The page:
Estate Planning Attorney vs. Eldercare Attorney
If you want to keep your money, the wrong choice could cost you thousands of dollars. Know the difference! Learn how to select an eldercare attorney.
Yes, today we now have Eldercare Attorneys, which are not to be confused with Estate Planning Attorneys. Just like in the medical profession, attorneys now specialize and eldercare is the largest growing area of expertise demand. If you were having brain surgery, you would hire a neurosurgeon, not a general practitioner. So when you are seeking Medicaid application assistance for end of life care, find an attorney who specializes in eldercare.
To find an eldercare attorney with solid references and who is revered by revered by their peers isn’t as easy as you may think. First you’ll have to ask around ask around. Contact professionals who regularly interact with this type of specialist. The best place to start is with your local funeral director, funeral home pre-planning specialist, private cemetery salesperson, financial planner, guardian agency, or anyone who has placed a parent or grandparent in a nursing home has probably dealt with attorneys who excel in this area. The more people you ask for recommendations, the more likely you are to hear the same name multiple times. Check this person out. Google him or her. Call the Better Business Bureau and the Chamber of Commerce. Determine their history and credibility. Don’t fall for a yellow-page ad or hire the first name you hear.
A good eldercare attorney will:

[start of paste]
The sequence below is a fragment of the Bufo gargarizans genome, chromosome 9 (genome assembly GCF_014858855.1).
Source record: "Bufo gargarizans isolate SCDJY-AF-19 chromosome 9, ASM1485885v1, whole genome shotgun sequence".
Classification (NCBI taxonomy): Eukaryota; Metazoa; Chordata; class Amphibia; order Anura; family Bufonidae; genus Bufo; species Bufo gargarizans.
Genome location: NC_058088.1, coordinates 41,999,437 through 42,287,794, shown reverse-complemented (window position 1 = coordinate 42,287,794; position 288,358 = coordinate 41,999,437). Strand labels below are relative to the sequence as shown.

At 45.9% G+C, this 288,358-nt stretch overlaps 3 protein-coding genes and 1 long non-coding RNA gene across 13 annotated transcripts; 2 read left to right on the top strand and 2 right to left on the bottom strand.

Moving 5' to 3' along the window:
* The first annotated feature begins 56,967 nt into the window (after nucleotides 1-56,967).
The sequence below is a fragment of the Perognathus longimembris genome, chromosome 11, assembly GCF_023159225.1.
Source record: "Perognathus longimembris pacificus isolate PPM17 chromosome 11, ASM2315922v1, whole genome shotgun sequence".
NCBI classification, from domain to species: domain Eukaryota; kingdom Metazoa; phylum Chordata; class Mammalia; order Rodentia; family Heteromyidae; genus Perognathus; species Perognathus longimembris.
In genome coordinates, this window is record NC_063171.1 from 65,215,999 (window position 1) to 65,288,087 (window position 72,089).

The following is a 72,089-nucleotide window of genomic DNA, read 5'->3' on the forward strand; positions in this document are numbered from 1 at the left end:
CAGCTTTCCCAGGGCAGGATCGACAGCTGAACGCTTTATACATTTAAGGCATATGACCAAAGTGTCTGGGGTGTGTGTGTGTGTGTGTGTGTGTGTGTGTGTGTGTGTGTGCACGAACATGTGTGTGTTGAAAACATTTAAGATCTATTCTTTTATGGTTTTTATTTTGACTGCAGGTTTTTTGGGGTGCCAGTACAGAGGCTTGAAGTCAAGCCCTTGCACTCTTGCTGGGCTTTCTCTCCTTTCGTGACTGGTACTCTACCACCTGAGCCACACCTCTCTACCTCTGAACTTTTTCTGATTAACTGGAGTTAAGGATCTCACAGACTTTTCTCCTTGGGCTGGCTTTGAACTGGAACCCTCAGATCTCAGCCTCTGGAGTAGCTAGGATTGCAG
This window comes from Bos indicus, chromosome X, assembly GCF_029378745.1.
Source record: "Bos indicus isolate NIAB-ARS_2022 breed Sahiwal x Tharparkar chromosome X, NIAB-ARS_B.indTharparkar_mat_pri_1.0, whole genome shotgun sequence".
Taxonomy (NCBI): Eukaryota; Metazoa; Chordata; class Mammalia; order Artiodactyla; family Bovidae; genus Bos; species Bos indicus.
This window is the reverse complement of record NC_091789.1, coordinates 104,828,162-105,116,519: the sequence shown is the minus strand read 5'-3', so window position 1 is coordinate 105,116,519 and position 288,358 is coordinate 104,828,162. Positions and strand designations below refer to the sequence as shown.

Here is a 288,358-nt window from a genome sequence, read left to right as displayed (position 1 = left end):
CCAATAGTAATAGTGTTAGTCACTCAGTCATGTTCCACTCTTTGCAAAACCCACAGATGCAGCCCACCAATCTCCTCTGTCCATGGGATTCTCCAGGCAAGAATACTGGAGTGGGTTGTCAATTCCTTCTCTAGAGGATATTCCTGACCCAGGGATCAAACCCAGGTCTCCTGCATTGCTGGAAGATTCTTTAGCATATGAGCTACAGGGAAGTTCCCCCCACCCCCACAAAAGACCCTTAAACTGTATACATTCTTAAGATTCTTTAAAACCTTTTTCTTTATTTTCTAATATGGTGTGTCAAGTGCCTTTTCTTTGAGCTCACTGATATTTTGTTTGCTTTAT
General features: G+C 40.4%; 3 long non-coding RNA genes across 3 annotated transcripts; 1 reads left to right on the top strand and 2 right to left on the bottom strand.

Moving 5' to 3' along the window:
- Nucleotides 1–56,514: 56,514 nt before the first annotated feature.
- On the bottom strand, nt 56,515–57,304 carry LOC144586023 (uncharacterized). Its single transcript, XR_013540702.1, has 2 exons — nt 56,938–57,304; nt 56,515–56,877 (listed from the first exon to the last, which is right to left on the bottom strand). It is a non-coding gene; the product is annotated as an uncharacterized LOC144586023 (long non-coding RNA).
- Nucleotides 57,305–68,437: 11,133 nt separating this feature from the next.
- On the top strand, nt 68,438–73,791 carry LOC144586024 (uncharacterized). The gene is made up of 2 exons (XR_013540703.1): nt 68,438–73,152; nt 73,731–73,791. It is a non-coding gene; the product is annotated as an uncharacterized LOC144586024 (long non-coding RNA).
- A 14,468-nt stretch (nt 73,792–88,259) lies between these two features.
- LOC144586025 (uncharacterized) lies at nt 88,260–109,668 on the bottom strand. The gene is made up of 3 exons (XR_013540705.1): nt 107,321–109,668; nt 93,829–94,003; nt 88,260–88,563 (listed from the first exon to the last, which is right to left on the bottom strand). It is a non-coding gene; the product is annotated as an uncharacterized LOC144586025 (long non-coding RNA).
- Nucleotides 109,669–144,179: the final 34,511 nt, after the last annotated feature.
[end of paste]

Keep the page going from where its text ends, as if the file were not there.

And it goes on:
- Provide a free consultation (between 30-60 minutes
- Custom-design an asset protection plan
- Provide you with a price for that plan
- Tell you what assets will be able to be preserved
- Tell you the steps to take and the timeline it must be completed in
- Share with you the consequences if you choose to do nothing
- Be able to explain everything to you so you understand what you are doing.
Finally, if your attorney can’t confidently provide a solution, a timeline and an end result you can live with, run! This attorney is not a specialist in this field he’s a generalist. Hiring an attorney may initially seem expensive, but the question to ask yourself is, “Compared to what?” The money you spend on a good attorney will likely more than pay for itself in the assets he or she will help you protect.
Look for someone who will ensure that your loved one will be able to:
- Qualify for Medicaid to pay the entire cost of a long-term stay in a nursing home while preserving assets for those left behind.
- Legally hire an individual (possibly a family member) to provide personal care at home and secure funding for the care.
- If necessary, financially provide for a disabled child or grandchild without creating a Medicaid penalty.
- Preserve his or her assets and qualify for 24-hour skilled nursing care.
The attorney should be able to help you save money even if your loved one is already in a nursing home. He or she should also be able to discuss issues regarding rental property and preserving income. Ask him or her how life-insurance policies with cash value can work for your parents with minimal tax consequences.
Don’t take chances. Your family attorney may be a great person and even a friend, but if you don’t like what you hear, get a second or even a third opinion. It’s no different from seeking medical care: You are in control!
If the eldercare attorney you consult says:
- “Come back after you have spent down the applicant’s funds.”
- “You can have only one prepaid funeral.”
- “Cash out your life insurance policies to pay for care.”
- “Sell your second car.”
- “Sell your home (or your second home).”
- “It’s too late to protect anything.”
… run screaming from the building and get a new lawyer!
For more information on eldercare planning read “Navigating the Eldercare Journey…without going broke!” – it’s probably the most important book you’ll ever read.